Marceau took the lead on the bike very early in the course and widened the gap as the race went along – it was his strategy. His climbing skills, the same that he showed to a worldwide audience at the Athens Olympics, were on display once again – although this time on a different bike and dirty trails.
“This race was my goal after Olympics and I knew I had to go hard on the bike because Eneko was such a good runner,” said Marceau. “I was trying to break away and it was working but bad luck I had this flat tire about 5k to go and finished with a flat.”
After leading for about 18 miles of the 20 mile course Marceau surrendered the lead to Llanos just a mile or so before T2. “I realized my tire was getting flatter and flatter and I crashed because of that so I stopped to try to fix it and it didn’t work. I knew it was the end of the bike and I thought it was not worth to change the tube so I kept going carefully with a flat tire and Eneko passed me,” explained Marceau. “I lost about 1 min. 40 seconds with that flat tire, but its part of the race. To win here you have to be a bit lucky and I wasn’t today. I’m happy with second place and Eneko deserved to win it.”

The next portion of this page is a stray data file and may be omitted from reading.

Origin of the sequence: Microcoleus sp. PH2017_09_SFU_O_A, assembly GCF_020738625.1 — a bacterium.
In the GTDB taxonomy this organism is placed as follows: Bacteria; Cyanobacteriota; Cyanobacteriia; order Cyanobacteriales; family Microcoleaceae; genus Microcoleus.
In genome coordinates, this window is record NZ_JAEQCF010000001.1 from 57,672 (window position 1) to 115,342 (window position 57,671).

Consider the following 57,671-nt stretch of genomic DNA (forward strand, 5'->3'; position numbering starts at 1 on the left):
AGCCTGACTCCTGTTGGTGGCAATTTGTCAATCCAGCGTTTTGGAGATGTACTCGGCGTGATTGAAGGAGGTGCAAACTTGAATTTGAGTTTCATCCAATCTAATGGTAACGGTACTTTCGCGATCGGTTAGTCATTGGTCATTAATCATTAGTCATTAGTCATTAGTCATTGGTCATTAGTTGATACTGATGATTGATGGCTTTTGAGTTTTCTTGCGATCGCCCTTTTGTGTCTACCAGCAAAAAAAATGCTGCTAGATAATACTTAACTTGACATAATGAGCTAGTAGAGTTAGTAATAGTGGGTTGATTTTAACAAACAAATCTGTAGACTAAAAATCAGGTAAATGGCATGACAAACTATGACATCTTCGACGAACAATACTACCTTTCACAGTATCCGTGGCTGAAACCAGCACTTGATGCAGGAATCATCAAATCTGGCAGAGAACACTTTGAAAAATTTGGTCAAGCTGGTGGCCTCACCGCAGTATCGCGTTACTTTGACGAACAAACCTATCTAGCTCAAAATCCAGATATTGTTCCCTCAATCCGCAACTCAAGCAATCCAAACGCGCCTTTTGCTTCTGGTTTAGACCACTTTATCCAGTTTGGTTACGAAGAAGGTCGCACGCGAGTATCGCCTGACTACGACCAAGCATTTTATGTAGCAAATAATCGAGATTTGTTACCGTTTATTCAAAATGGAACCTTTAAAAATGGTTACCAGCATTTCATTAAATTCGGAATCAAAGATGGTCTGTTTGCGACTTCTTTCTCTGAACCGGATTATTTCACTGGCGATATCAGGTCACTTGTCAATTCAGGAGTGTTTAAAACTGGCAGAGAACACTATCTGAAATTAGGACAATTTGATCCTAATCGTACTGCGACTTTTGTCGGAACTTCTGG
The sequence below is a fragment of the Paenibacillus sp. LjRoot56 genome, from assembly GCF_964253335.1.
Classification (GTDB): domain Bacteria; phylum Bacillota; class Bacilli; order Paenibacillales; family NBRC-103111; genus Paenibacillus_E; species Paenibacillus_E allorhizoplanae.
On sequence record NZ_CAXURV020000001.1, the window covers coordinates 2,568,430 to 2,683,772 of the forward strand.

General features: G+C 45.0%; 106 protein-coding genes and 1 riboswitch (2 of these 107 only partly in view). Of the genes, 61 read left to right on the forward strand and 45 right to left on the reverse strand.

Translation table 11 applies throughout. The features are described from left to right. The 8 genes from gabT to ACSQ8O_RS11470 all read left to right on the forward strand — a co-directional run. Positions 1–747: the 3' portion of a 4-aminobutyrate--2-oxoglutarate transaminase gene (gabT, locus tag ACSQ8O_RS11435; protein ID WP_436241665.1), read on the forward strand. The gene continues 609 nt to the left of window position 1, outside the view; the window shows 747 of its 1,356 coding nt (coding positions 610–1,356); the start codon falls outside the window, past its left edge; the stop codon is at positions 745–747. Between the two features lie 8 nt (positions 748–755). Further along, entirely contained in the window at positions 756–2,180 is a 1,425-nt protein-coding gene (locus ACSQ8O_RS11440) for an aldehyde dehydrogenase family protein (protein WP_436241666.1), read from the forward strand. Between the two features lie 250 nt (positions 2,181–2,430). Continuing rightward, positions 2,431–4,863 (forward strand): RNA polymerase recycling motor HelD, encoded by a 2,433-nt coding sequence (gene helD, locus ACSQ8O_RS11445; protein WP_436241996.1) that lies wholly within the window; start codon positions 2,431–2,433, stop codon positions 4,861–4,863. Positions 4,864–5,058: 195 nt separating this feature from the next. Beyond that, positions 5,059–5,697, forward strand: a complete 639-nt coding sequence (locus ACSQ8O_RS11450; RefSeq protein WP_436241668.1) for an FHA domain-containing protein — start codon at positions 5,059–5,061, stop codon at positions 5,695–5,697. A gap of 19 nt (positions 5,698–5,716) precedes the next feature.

Marceau went out onto the run about 40 seconds back, and ran at the same clip as the speedy Llanos (who was 20th in Athens) to hold on to second place. On his tail was rising American star Josiah Middaugh. He came out of the water almost three minutes behind the leaders, got 30 seconds back on the 0.7 mile sprint to transition, then pedaled his way to the fastest bike split of the day, churning out the 32k in 1:27:12. It’s the fourth time in five championship races in 2004 that he had the best bike time.